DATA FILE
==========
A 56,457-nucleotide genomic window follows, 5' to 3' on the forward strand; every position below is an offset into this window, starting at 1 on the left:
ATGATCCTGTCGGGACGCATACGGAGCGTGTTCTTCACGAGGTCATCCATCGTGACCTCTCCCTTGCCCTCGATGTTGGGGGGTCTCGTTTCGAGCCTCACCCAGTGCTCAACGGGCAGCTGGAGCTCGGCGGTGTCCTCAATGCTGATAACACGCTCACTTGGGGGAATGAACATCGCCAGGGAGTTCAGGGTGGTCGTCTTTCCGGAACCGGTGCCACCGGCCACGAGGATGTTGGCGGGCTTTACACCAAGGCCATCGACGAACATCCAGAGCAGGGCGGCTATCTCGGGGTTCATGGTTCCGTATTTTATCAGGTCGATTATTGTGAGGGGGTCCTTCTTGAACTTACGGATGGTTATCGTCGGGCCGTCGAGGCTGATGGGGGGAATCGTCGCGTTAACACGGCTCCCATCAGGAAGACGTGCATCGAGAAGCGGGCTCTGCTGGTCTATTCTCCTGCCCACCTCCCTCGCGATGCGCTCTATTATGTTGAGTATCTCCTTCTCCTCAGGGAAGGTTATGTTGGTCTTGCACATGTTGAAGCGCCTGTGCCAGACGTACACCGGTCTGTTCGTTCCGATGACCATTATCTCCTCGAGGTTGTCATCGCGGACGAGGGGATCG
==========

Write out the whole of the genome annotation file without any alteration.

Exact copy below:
A 56,457-nucleotide genomic window follows, 5' to 3' on the forward strand; every position below is an offset into this window, starting at 1 on the left:
ATGATCCTGTCGGGACGCATACGGAGCGTGTTCTTCACGAGGTCATCCATCGTGACCTCTCCCTTGCCCTCGATGTTGGGGGGTCTCGTTTCGAGCCTCACCCAGTGCTCAACGGGCAGCTGGAGCTCGGCGGTGTCCTCAATGCTGATAACACGCTCACTTGGGGGAATGAACATCGCCAGGGAGTTCAGGGTGGTCGTCTTTCCGGAACCGGTGCCACCGGCCACGAGGATGTTGGCGGGCTTTACACCAAGGCCATCGACGAACATCCAGAGCAGGGCGGCTATCTCGGGGTTCATGGTTCCGTATTTTATCAGGTCGATTATTGTGAGGGGGTCCTTCTTGAACTTACGGATGGTTATCGTCGGGCCGTCGAGGCTGATGGGGGGAATCGTCGCGTTAACACGGCTCCCATCAGGAAGACGTGCATCGAGAAGCGGGCTCTGCTGGTCTATTCTCCTGCCCACCTCCCTCGCGATGCGCTCTATTATGTTGAGTATCTCCTTCTCCTCAGGGAAGGTTATGTTGGTCTTGCACATGTTGAAGCGCCTGTGCCAGACGTACACCGGTCTGTTCGTTCCGATGACCATTATCTCCTCGAGGTTGTCATCGCGGACGAGGGGATCG